How to Identify Chronic Anxiety in Kids—and What Parents Can Do to Help
While young children may not be able to tell you that they’re feeling anxious about something, you can often tell by their body language.
We tend to think of anxiety as a mental health problem that only affects adults, but the truth is even very young children (ages six and under) can exhibit signs of anxiety, says Jill Fodstad, Ph.D., HSPP, BCBA-D, clinical psychology at Riley Hospital for Children at Indiana University Health.
Young kids may have a lot of anxiety about social situations, like going to school, says Fodstad, “and so they may come up with a lot of excuses to try to get out of going, such the classic, ‘my stomach hurts.’” While young children may not be able to tell you that they’re feeling anxious about something, you can often tell by their body language, adds Fodstad. Some kids may appear very withdrawn, while others may have frequent temper tantrums, she says.
If you have a young child who is showing signs of anxiety, Fodstad recommends the following:
• Use positive reinforcement. Resist the urge to say “you need to calm down” when talking to a child with anxiety, says Fodstad. That kind of response usually doesn't help. What does help is to come up with a plan that allows your child to deal with their anxiety in a way that results in a positive experience.
“For instance, if your child is very nervous around dogs, you might spend time watching videos of dogs, or have your child practice being around just one dog for a short amount of time,” says Fodstad. Or, a child who is anxious in social situations might practice by having a play date at home with just one or two other children. “When your child sees that they are able to do these things, it gives them a sense of pride and accomplishment,” she says.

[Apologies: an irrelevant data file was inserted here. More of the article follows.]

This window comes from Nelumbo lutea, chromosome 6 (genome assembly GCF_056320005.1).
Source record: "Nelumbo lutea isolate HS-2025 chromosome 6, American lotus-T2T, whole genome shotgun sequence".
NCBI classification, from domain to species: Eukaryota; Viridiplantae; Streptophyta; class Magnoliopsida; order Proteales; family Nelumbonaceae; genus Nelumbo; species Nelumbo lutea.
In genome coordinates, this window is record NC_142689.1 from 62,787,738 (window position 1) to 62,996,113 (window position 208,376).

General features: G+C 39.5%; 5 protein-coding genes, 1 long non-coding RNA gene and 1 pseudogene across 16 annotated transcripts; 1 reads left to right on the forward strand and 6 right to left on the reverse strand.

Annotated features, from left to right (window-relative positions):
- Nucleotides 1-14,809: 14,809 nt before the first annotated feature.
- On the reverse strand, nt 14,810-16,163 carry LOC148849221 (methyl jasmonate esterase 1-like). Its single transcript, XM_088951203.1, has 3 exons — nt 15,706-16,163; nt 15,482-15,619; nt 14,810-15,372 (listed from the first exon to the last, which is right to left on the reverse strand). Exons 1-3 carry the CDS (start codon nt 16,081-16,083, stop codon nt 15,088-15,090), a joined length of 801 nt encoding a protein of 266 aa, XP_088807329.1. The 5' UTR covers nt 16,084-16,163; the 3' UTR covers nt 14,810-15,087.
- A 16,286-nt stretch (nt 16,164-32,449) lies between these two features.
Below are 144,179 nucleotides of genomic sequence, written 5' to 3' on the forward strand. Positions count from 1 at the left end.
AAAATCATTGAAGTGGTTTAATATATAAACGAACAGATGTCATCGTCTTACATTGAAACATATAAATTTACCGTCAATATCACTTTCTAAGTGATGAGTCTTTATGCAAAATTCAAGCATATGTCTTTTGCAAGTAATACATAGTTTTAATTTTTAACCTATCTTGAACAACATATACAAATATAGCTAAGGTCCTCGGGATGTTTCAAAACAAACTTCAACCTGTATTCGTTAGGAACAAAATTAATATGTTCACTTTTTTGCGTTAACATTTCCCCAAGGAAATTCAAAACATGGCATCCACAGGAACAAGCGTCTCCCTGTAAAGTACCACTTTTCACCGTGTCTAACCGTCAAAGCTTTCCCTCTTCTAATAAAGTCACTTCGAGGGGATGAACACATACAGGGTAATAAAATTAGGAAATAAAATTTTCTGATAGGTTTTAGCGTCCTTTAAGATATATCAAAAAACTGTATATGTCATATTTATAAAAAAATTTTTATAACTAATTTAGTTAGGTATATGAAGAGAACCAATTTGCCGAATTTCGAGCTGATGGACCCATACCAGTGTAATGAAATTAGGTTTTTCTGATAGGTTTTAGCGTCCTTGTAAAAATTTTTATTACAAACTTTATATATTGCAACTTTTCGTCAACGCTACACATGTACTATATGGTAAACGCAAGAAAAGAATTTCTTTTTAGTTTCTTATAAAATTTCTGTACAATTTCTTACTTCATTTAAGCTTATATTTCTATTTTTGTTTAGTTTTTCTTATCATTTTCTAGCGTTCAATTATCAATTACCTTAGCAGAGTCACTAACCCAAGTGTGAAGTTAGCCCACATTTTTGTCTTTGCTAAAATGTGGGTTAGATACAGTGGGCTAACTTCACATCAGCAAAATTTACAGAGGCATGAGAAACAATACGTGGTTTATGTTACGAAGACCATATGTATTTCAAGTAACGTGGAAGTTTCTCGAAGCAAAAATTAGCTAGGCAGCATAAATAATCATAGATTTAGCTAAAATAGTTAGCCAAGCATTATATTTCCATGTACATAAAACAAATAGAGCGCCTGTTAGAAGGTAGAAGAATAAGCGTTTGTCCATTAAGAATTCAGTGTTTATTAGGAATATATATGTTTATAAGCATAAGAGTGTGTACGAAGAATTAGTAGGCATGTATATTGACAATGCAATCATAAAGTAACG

• Watch your own attitude. The tone that you take with your child is key, says Fodstad. There’s a fine line between being supportive and being overly empathetic, which will just feed their anxiety. “Children learn by observation, and so if they see you getting upset and nervous, they are likely to display that same behavior,” she says.
The more neutral you can be in these situations, the better. The message you want your child to hear is, “It’s okay to have these feelings, but you can still do this,” says Fodstad.
• Talk to your pediatrician. If your child seems to chronically anxious most of time, it’s a good idea to bring this up with your child’s doctor, says Fodstad, since he or she may recommend a consultation with a child psychologist. “If you treat the problem earlier rather than later, it will be easier to get it under control,” she says.
-- By Patricia Scanlon